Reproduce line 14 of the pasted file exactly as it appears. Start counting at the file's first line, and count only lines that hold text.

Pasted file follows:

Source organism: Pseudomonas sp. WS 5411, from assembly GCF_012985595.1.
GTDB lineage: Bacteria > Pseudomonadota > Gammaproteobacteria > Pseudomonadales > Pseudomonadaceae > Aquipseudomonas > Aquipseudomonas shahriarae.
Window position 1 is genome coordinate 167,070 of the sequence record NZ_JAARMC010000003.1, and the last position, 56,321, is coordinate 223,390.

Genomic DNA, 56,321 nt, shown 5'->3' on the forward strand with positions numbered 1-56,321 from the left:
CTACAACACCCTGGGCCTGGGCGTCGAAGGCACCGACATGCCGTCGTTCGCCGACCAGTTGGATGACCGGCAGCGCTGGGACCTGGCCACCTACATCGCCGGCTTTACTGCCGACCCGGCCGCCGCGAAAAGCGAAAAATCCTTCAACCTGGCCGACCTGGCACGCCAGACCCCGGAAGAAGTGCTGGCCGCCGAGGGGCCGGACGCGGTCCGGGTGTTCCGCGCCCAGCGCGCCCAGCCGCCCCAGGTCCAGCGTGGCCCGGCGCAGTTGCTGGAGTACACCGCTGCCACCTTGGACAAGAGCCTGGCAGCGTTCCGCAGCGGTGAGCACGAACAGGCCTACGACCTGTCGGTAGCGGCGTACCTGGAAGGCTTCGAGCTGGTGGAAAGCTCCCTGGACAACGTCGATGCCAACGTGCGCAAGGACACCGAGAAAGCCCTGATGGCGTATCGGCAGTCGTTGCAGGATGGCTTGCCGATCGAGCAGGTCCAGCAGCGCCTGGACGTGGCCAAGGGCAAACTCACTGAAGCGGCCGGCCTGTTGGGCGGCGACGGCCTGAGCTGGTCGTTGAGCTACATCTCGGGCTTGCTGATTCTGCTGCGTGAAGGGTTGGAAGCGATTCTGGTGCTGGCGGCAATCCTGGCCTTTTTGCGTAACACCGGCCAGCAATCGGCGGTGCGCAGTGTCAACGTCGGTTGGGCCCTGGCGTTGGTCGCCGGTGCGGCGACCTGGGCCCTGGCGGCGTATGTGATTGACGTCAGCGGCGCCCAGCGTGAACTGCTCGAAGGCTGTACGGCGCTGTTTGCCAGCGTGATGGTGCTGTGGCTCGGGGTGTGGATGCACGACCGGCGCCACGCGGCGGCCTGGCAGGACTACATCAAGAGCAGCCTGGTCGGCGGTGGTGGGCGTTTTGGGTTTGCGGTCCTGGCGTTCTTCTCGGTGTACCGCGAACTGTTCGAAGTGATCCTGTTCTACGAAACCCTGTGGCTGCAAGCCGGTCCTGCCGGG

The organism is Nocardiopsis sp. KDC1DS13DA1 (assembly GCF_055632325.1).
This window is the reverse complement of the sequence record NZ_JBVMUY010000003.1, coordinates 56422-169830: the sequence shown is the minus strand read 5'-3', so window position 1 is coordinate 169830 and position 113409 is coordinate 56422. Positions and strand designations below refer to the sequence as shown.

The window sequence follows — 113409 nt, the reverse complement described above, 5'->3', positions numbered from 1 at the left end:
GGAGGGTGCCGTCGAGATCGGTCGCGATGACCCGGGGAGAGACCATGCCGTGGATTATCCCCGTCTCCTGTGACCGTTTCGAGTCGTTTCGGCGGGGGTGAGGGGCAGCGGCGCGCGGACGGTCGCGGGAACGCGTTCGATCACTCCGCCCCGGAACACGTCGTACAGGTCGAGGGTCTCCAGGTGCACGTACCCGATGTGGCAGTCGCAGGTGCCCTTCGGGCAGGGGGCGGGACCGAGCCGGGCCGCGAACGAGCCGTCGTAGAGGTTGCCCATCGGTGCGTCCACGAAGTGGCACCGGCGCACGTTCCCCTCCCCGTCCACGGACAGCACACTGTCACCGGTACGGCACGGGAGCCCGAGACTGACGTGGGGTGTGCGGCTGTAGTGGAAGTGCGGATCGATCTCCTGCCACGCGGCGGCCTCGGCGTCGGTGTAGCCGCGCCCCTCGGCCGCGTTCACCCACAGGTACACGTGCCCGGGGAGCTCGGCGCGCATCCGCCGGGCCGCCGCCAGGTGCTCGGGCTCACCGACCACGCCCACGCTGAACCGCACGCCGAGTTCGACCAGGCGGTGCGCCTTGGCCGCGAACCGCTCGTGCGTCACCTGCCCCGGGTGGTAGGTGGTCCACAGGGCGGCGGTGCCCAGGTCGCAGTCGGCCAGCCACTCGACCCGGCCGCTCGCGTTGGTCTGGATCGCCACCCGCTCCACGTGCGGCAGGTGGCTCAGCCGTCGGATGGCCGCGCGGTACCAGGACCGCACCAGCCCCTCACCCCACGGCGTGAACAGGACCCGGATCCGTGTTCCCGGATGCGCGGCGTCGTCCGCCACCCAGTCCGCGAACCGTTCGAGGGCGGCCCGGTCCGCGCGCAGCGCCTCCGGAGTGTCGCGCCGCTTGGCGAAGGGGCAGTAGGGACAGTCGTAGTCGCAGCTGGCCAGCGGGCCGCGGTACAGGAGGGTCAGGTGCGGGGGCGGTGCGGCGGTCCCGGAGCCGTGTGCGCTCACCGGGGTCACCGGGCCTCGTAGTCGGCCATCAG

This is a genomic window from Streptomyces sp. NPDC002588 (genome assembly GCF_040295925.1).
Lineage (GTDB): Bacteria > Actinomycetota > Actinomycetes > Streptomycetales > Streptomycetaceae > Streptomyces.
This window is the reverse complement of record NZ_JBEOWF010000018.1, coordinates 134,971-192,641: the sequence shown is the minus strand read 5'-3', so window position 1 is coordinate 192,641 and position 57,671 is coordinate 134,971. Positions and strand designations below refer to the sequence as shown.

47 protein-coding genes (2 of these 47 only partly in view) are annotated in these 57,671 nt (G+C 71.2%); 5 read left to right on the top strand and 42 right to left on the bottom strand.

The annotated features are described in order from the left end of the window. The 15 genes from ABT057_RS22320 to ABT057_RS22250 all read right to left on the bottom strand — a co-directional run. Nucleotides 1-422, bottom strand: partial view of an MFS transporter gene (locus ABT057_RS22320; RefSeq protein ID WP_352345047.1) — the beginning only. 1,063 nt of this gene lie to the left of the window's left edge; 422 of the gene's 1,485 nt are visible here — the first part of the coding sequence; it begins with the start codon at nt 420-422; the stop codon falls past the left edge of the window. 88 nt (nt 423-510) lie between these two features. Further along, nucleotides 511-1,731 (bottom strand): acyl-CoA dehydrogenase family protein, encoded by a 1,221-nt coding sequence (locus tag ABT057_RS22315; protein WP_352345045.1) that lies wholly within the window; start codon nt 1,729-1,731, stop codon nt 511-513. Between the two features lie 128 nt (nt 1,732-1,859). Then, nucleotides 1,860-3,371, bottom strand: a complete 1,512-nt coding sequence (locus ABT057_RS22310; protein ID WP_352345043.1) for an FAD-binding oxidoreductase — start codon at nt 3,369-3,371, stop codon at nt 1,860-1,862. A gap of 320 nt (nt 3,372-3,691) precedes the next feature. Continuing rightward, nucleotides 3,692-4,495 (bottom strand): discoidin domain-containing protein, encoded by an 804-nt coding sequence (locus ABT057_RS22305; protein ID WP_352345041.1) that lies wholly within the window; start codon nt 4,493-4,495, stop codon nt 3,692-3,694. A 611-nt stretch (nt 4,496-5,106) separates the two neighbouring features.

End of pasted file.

The annotated features are described in order from the left end of the window. The 15 genes from ABT057_RS22320 to ABT057_RS22250 all read right to left on the bottom strand — a co-directional run. Nucleotides 1-422, bottom strand: partial view of an MFS transporter gene (locus ABT057_RS22320; RefSeq protein ID WP_352345047.1) — the beginning only. 1,063 nt of this gene lie to the left of the window's left edge; 422 of the gene's 1,485 nt are visible here — the first part of the coding sequence; it begins with the start codon at nt 420-422; the stop codon falls past the left edge of the window. 88 nt (nt 423-510) lie between these two features. Further along, nucleotides 511-1,731 (bottom strand): acyl-CoA dehydrogenase family protein, encoded by a 1,221-nt coding sequence (locus tag ABT057_RS22315; protein WP_352345045.1) that lies wholly within the window; start codon nt 1,729-1,731, stop codon nt 511-513. Between the two features lie 128 nt (nt 1,732-1,859). Then, nucleotides 1,860-3,371, bottom strand: a complete 1,512-nt coding sequence (locus ABT057_RS22310; protein ID WP_352345043.1) for an FAD-binding oxidoreductase — start codon at nt 3,369-3,371, stop codon at nt 1,860-1,862. A gap of 320 nt (nt 3,372-3,691) precedes the next feature. Continuing rightward, nucleotides 3,692-4,495 (bottom strand): discoidin domain-containing protein, encoded by an 804-nt coding sequence (locus ABT057_RS22305; protein ID WP_352345041.1) that lies wholly within the window; start codon nt 4,493-4,495, stop codon nt 3,692-3,694. A 611-nt stretch (nt 4,496-5,106) separates the two neighbouring features.